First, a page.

Alexandria, VA (PRWEB) February 06, 2013
New research from Brown University published in the current issue of the Journal of the American Medical Association finds that use of hospice care among Medicare beneficiaries has risen in the last decade. Yet, concerns about the increasing number of people receiving hospice for three days or less is a call for action.
Findings in the study echo concerns voiced by the National Hospice and Palliative Care Organization that increasing number of short lengths of service may prevent patients and family caregivers from benefiting fully from the range of specialized services and compassionate care that hospices offer.
Additionally, researchers found that the increase of admissions to an Intensive Care Unit, repeated hospitalizations, and multiple transitions in care in the last 90 days of life raises concern about the quality of life for dying elderly Americans.
Researchers, lead by Joan Teno, MD, found hospice use among Medicare beneficiaries increased to 42.2 percent in 2009, up from 21.6 percent in 2000. However, more than 28 percent of these dying individuals received hospice care for three days or less. Additionally, the proportion of people who had a stay in an Intensive Care Unit in the last month of life increased to 29.2 percent in 2009 from 24.3 percent in 2000.
“For years the hospice community has been concerned about the growing number of patients who come to hospice within days or hours of dying,” said J. Donald Schumacher, NHPCO president & CEO. “A part of this issue involves patients and families not being aware of the full range of care options available – that would include hospice – when coping with a serious, life-limiting illness.”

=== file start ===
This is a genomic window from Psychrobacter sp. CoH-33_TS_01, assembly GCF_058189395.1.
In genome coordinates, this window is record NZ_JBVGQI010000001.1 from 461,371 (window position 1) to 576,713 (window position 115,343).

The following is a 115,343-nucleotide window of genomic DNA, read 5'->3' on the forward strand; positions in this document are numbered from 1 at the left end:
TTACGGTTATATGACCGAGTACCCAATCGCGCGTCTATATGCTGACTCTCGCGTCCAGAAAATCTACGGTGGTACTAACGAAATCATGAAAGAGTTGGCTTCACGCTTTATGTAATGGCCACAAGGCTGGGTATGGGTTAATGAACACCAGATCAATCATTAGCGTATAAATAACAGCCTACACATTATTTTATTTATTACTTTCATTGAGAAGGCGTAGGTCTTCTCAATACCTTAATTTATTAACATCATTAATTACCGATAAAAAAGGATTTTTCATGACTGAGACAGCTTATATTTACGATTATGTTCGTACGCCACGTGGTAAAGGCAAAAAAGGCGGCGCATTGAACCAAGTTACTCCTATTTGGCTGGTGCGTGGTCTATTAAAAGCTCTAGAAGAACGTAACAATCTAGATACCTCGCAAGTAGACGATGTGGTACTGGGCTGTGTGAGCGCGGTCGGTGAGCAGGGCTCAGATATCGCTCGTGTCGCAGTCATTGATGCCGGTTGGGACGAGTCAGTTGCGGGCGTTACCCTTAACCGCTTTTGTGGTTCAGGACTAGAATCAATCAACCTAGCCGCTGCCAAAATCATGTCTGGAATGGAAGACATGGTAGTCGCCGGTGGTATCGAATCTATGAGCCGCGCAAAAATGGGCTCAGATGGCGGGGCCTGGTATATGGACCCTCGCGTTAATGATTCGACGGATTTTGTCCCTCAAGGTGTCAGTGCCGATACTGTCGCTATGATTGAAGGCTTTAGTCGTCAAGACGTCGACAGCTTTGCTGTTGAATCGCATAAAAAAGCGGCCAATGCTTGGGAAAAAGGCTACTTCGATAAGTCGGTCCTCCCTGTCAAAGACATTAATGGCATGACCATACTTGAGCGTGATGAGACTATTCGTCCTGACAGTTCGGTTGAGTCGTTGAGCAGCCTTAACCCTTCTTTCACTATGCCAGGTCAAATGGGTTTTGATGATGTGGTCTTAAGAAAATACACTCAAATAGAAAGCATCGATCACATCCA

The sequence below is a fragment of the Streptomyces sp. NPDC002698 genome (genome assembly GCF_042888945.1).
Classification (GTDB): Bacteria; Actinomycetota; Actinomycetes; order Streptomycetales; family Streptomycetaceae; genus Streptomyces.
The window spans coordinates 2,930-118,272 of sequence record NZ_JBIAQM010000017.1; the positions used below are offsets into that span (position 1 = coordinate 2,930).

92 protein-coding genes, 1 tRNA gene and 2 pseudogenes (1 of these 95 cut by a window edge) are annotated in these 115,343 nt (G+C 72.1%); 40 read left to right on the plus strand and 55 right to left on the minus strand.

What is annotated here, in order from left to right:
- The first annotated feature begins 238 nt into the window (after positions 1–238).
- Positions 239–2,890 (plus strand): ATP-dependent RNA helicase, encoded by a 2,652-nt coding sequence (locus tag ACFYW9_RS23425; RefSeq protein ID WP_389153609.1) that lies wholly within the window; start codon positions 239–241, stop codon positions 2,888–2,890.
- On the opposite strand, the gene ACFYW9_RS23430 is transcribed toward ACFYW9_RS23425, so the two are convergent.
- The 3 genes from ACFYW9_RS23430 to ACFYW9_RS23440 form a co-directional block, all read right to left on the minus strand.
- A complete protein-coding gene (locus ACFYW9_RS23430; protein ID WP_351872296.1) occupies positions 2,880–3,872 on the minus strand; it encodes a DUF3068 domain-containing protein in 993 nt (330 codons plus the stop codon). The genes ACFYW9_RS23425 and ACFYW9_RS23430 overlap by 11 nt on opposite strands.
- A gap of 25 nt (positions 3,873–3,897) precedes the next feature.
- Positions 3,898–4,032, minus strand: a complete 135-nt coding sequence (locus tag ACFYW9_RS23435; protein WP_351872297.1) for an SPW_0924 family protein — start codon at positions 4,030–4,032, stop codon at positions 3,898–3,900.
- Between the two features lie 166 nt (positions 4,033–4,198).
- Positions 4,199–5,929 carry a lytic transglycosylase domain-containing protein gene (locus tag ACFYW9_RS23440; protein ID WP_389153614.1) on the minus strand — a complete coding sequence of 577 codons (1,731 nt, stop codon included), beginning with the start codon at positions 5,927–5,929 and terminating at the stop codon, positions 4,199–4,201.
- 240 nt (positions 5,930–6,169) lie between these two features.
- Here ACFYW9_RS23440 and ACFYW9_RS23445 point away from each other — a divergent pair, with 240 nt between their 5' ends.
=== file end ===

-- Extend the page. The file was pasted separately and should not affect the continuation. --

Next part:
NHPCO’s recent Facts & Figures Report (PDF) indicates that 35.7 percent of hospice patients died or were discharged within seven days of admission; while only 11.4 percent of patients were under care for longer than 180 days.
“We must ensure that healthcare providers and families are having clear conversations earlier in the course of an illness about patient preferences regarding quality of life, where they prefer to receive care, and the type of care they wish to have. One of the most frequent comments hospice professionals hear from the families they care for is that they wished they knew about and received hospice earlier,” added Schumacher.
Discussions about palliative care options throughout an illness are necessary as goals of care change as the benefits and burdens of treatments evolve. NHPCO stresses that more timely discussions among families members and then with their healthcare providers might result in earlier access to hospice and reduce the number of difficult transitions in the final months of life.
While even a short period of hospice care might be beneficial for the dying and their loved ones, the Medicare hospice benefit was designed to bring this patient-centered care to people far earlier in the course of an illness.
Access to services hospice offers will also benefit family caregivers by providing necessary support, caregiving training, and help in coping with grief and loss. Support for bereaved family caregivers – integral to hospice palliative care – is often not available in other care settings.
Joan Teno, MD, lead researcher of the study and member of the NHPCO board, stresses the need for physicians and hospitals to focus more on delivering high-quality, patient-centered care that is based on the needs and expectations of an individual approaching the end of life.
The study analyzed Medicare fee-for-service records of more than 840,000 people aged 66 or older who died in 200, 2005, or 2009.
NHPCO congratulates the research team on this important work and looks forward to continued efforts of Dr. Teno and Brown University that will improve care at the end of life.
NHPCO’s Caring Connections offers a range of free materials that can be used by healthcare professionals and families coping with an illness and help with adv ance care planning. Visit http://www.CaringInfo.org or contact the HelpLine at 1-800-658-8898.